The release of the Dell Junior Treasury comic predated by five months the TV debut of MGM’s OZ; the release of the next major comic book to appear seemed timed to capitalize on that telecast!

[Above left: The front cover of the 1957 Classics Illustrated Junior retelling of THE WIZARD OF OZ. Above right: The redrawn cover image for a Spanish reissue of the comic book, EL MAGO DE OZ, dated 1974. This specific copy was purchased at an Acapulco newsstand in early 1987.]

The much-reprinted Classics Illustrated Junior edition of THE WIZARD OF OZ carries an original publication date of January 1957. This would have put it in circulation a month or so earlier – coinciding fairly directly with the much-heralded (and, as it turned out, inordinately successful) November 3, 1956, TV premiere of the MGM film as the finale of the monthly FORD STAR JUBILEE CBS series. This comic book was reprinted again and again for decades, seemingly all over the world; while the art generally remained the same, the “conversation balloons” and picture descriptions were reconfigured in such diverse languages as (among others) Danish, Dutch, Finnish, French, German, Norwegian, Spanish, Swedish, Tamil, and possibly Portuguese.

Somewhere along the way, the printing plates apparently took such a cumulative beating that the pictures had to be redrawn – or perhaps hastily traced. (Please see the Spanish reissue cover above; its interior art is even sketchier.)



[Above left: The title page of the Classics Illustrated Junior OZ in Danish (TROLDMANDEN FRA OZ). Here it is laid over the front cover of the same comic book in Finnish (OZ’ IN VELHO). Above right:  Interior page of the Classics Illustrated Junior OZ, as Dorothy & Company confront the Wizard – in Norwegian -- in TROLLMANNEN FRA OZ.]

Though the original author and original book receive no copyright notice herein, the plot remains basically Baum.  Toto hides under the bed, which means Dorothy is too late to access the cyclone cellar, and they arrive in Oz to be greeted by three little gentlemen and an elderly lady garbed in white, all of whom are identified only as Munchkins. They advise Dorothy to seek the Wizard and then disappear; there is no squashed Witch or pair of shoes – silver or otherwise – in view. Dorothy meets her three companions, and two full pages (and eight illustrations) are devoted to the sequence in which the Tin Woodman bemoans the accidental death of a beetle. The travelers cross two gulfs: once as carried by the Lion and next as traversing a tree that has been felled by the Woodman. There is no river or poppy field, but the protagonists all don green glasses and see the Wizard, who is apparently a genuine sorcerer. He appears to them simultaneously, as himself, and sends them to kill the Witch of the West, who uses her Monkeys to capture the entire troupe. When Toto tries to bite the Witch, she threatens him with her stick; Dorothy throws a bucket of water on the crone to defend her dog, and all that remains are the Witch’s silver shoes and the keys to the prison where Dorothy’s companions have been held hostage. The girl appropriates the shoes, and the five friends walk back to the Emerald City. On their return, the Wizard points out – referencing past story points – that the Scarecrow, Tin Woodman, and Lion already possess the gifts they’re seeking (a very nice and Baumian touch), but he fulfills his promises to them with bran-brains, a cut-out heart, and a dish of courage. He then instructs the Kansas girl in the powers of the silver shoes; she bids her farewells and is quickly home again with Aunt Em and Uncle Henry.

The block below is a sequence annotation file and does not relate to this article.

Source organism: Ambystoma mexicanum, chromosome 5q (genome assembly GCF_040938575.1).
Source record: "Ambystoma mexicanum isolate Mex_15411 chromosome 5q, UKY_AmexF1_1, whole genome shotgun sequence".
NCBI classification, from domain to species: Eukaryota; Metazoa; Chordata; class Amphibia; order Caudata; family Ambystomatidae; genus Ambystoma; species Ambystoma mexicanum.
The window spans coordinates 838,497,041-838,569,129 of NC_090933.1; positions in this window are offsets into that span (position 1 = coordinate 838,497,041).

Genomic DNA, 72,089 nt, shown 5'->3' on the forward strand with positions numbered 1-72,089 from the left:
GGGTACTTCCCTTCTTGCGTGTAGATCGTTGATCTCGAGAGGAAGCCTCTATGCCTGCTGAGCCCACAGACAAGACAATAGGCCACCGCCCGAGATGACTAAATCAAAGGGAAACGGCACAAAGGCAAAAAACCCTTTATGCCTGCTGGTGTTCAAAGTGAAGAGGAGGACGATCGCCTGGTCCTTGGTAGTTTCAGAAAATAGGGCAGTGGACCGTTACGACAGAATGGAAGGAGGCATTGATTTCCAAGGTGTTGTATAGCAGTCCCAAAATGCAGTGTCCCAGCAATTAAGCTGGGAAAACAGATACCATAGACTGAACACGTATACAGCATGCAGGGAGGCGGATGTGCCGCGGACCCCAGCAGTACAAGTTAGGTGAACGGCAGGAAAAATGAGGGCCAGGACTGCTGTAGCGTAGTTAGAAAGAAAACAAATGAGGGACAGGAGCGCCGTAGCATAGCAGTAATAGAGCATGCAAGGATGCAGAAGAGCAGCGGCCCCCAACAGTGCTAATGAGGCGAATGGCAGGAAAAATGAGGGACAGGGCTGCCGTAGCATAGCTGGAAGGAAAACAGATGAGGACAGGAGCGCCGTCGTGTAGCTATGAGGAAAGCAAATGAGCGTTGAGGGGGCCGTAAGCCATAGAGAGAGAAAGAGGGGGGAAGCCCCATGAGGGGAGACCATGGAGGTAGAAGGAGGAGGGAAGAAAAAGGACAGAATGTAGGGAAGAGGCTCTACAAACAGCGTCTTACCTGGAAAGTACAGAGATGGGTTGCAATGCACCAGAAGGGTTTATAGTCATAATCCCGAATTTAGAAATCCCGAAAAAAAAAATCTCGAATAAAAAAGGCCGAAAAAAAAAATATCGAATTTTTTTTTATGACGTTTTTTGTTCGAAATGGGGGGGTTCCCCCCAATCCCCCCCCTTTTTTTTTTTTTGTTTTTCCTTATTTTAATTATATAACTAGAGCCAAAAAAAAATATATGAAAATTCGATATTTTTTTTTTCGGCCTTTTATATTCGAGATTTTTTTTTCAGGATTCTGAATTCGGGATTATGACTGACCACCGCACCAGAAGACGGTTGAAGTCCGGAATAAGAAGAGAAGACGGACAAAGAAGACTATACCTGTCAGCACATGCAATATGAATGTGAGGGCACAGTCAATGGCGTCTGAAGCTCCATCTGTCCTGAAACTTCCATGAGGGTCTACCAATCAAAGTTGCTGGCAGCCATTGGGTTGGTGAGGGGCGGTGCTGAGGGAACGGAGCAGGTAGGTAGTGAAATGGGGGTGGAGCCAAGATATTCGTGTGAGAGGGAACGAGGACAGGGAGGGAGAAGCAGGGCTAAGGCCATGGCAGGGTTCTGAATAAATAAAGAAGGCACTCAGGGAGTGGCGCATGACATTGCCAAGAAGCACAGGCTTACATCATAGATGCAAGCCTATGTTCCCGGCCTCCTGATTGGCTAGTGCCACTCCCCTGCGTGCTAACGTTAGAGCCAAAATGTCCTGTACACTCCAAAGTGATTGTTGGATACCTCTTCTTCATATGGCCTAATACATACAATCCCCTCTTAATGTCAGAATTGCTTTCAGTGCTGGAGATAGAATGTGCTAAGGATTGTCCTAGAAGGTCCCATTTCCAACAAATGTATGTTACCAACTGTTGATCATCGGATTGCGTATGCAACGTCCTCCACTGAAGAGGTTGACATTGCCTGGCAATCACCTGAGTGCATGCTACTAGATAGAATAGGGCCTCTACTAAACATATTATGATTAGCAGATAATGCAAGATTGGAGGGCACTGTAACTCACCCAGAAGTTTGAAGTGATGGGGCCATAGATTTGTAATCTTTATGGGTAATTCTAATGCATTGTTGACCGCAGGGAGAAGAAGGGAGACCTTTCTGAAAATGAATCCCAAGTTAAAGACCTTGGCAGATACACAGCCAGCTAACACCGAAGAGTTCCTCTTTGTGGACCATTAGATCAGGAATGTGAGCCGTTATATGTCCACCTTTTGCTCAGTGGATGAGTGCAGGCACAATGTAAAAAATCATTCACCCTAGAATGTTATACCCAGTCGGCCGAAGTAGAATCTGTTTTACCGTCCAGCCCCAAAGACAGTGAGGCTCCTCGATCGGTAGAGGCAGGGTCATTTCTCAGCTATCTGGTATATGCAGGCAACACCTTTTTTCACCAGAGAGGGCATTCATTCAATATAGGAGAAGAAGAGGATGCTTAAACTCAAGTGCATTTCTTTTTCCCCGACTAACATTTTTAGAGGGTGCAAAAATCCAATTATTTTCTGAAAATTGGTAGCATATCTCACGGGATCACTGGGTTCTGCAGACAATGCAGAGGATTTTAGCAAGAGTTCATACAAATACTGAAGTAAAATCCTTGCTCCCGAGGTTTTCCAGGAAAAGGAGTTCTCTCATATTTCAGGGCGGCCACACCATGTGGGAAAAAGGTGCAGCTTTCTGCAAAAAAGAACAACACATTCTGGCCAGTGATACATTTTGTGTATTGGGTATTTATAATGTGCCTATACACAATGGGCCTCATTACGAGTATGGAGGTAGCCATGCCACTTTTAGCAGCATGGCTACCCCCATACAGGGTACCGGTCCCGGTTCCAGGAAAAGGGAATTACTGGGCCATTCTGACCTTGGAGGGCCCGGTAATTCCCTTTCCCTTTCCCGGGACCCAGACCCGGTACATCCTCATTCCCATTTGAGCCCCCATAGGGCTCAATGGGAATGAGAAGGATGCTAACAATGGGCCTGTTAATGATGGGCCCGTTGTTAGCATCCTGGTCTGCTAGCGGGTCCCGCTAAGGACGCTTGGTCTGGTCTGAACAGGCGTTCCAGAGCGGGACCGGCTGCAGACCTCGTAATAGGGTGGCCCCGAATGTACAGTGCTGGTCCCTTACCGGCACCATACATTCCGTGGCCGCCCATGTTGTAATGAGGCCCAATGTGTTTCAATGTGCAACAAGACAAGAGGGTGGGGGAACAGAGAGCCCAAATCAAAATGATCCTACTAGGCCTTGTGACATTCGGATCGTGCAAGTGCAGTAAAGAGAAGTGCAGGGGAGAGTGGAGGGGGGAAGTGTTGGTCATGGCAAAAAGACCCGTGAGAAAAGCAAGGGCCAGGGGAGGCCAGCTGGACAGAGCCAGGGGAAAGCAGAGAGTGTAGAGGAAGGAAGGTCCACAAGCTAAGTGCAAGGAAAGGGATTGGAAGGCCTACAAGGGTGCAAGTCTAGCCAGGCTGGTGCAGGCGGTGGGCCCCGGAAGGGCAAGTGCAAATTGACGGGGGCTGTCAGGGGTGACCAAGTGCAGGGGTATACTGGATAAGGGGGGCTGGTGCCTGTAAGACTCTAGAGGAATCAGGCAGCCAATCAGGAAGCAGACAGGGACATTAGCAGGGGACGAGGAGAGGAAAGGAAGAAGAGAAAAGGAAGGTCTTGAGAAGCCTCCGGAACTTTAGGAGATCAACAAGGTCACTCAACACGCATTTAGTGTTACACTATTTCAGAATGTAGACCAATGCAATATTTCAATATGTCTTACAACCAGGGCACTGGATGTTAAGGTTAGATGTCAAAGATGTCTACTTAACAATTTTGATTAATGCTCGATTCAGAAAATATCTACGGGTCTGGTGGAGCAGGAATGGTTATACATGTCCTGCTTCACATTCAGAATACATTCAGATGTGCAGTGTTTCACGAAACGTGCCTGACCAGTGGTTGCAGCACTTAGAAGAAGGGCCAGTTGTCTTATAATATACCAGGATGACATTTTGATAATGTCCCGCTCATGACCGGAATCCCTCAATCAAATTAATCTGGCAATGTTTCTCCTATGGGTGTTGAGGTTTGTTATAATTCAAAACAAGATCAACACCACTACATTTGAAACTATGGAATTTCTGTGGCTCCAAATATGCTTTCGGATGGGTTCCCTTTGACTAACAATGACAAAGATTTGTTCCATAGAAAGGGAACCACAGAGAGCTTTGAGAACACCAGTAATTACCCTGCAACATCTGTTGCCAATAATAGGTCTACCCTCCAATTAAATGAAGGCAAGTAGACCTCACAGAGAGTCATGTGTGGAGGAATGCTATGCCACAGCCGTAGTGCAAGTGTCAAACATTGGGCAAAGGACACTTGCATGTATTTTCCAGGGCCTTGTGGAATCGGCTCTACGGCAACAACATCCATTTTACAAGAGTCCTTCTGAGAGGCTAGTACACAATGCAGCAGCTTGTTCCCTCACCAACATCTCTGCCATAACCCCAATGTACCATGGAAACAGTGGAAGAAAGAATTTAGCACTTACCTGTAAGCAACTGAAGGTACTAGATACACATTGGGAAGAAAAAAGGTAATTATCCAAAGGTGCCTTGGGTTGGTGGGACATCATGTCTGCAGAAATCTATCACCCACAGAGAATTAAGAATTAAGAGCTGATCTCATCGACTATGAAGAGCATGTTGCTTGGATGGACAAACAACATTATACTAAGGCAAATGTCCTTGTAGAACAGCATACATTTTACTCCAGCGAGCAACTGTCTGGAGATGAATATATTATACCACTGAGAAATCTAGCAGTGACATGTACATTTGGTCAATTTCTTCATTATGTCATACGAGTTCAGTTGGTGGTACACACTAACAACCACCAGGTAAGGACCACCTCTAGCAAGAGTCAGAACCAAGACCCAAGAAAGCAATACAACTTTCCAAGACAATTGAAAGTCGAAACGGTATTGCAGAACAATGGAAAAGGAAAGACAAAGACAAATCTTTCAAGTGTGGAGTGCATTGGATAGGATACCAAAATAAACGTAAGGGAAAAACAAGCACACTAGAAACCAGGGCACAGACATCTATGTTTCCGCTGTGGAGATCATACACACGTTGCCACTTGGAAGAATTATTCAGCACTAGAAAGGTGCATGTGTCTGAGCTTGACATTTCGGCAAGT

Again, no writer or illustrator is credited, although Dorothy is pictured as more a teen-fashioned Judy Garland than the little girl of the 1956 comic book – or Baum’s stories. Similarly, the 1957 companions and Wizard have vague (if only vague) MGM overtones, as well.

So! Those were the first major Oz comic books, dating back to the 1950s. Each is its own unique adaptation of Baum’s story, and the global availability of the 1957 version certainly extended the saga of Oz to new audiences – and, doubtless, made new fans.

Now . . . is anyone interested in the Oz comics of the 1960s? Among them, they feature Jerry Lewis in Oz. And Daisy Duck in Oz. And Liza Minnelli – plus Tiny Tim, Dustin Hoffman, Pat Boone, George Hamilton, Michael J. Pollard, and Ed Sullivan -- in Oz!                                                                                                                                                                                                                                                


Article by John Fricke